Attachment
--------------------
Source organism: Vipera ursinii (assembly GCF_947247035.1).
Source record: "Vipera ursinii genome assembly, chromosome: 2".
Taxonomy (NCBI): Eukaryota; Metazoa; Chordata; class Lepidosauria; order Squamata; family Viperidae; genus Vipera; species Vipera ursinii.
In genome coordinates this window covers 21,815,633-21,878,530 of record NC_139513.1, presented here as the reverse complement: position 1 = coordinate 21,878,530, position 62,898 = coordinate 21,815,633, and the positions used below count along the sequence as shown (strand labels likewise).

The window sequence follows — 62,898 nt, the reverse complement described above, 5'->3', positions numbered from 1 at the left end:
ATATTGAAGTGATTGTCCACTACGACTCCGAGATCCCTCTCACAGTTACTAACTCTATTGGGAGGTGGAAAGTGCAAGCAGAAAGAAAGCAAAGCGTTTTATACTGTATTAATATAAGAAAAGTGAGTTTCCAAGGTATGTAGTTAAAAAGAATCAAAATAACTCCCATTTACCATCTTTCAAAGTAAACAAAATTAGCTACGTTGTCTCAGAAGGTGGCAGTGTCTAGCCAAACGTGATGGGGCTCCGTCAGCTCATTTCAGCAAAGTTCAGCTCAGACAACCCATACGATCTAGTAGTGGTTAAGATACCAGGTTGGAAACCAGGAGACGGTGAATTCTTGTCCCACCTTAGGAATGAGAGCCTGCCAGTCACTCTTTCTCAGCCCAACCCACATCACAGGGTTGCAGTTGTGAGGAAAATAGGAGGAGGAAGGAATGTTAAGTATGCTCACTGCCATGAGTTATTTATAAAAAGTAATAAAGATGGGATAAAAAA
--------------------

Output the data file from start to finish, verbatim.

Source organism: Vipera ursinii (assembly GCF_947247035.1).
Source record: "Vipera ursinii genome assembly, chromosome: 2".
Taxonomy (NCBI): Eukaryota; Metazoa; Chordata; class Lepidosauria; order Squamata; family Viperidae; genus Vipera; species Vipera ursinii.
In genome coordinates this window covers 21,815,633-21,878,530 of record NC_139513.1, presented here as the reverse complement: position 1 = coordinate 21,878,530, position 62,898 = coordinate 21,815,633, and the positions used below count along the sequence as shown (strand labels likewise).

The window sequence follows — 62,898 nt, the reverse complement described above, 5'->3', positions numbered from 1 at the left end:
ATATTGAAGTGATTGTCCACTACGACTCCGAGATCCCTCTCACAGTTACTAACTCTATTGGGAGGTGGAAAGTGCAAGCAGAAAGAAAGCAAAGCGTTTTATACTGTATTAATATAAGAAAAGTGAGTTTCCAAGGTATGTAGTTAAAAAGAATCAAAATAACTCCCATTTACCATCTTTCAAAGTAAACAAAATTAGCTACGTTGTCTCAGAAGGTGGCAGTGTCTAGCCAAACGTGATGGGGCTCCGTCAGCTCATTTCAGCAAAGTTCAGCTCAGACAACCCATACGATCTAGTAGTGGTTAAGATACCAGGTTGGAAACCAGGAGACGGTGAATTCTTGTCCCACCTTAGGAATGAGAGCCTGCCAGTCACTCTTTCTCAGCCCAACCCACATCACAGGGTTGCAGTTGTGAGGAAAATAGGAGGAGGAAGGAATGTTAAGTATGCTCACTGCCATGAGTTATTTATAAAAAGTAATAAAGATGGGATAAAAAA